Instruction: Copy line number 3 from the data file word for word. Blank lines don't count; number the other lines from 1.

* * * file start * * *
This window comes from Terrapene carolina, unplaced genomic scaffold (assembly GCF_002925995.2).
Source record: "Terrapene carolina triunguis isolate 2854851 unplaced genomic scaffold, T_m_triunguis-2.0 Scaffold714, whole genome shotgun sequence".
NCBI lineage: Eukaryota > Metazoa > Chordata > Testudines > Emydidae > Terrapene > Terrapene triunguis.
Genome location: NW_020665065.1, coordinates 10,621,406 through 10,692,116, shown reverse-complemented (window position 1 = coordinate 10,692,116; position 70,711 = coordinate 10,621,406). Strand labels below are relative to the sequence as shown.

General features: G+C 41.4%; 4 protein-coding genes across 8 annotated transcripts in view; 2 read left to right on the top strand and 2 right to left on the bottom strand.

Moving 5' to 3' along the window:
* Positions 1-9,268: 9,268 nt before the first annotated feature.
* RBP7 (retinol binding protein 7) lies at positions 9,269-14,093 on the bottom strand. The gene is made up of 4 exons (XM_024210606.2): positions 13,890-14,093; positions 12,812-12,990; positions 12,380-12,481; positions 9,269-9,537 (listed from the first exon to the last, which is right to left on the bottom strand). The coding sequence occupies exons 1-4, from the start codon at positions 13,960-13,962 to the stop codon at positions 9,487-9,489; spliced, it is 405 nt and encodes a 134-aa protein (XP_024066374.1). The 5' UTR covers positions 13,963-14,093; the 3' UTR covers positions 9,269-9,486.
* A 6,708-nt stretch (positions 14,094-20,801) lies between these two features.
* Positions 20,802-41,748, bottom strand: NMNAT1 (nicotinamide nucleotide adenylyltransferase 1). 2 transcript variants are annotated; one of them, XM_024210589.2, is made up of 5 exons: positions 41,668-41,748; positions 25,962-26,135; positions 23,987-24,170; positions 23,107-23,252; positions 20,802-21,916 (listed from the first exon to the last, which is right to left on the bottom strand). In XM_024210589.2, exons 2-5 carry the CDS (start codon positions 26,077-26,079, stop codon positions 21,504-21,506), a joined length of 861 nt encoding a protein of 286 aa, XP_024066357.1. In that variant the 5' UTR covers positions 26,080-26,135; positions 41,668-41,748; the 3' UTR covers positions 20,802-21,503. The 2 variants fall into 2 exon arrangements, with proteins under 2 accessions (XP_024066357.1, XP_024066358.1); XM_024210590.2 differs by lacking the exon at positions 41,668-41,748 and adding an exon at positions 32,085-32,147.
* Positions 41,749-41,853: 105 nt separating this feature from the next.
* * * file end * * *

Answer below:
NCBI lineage: Eukaryota > Metazoa > Chordata > Testudines > Emydidae > Terrapene > Terrapene triunguis.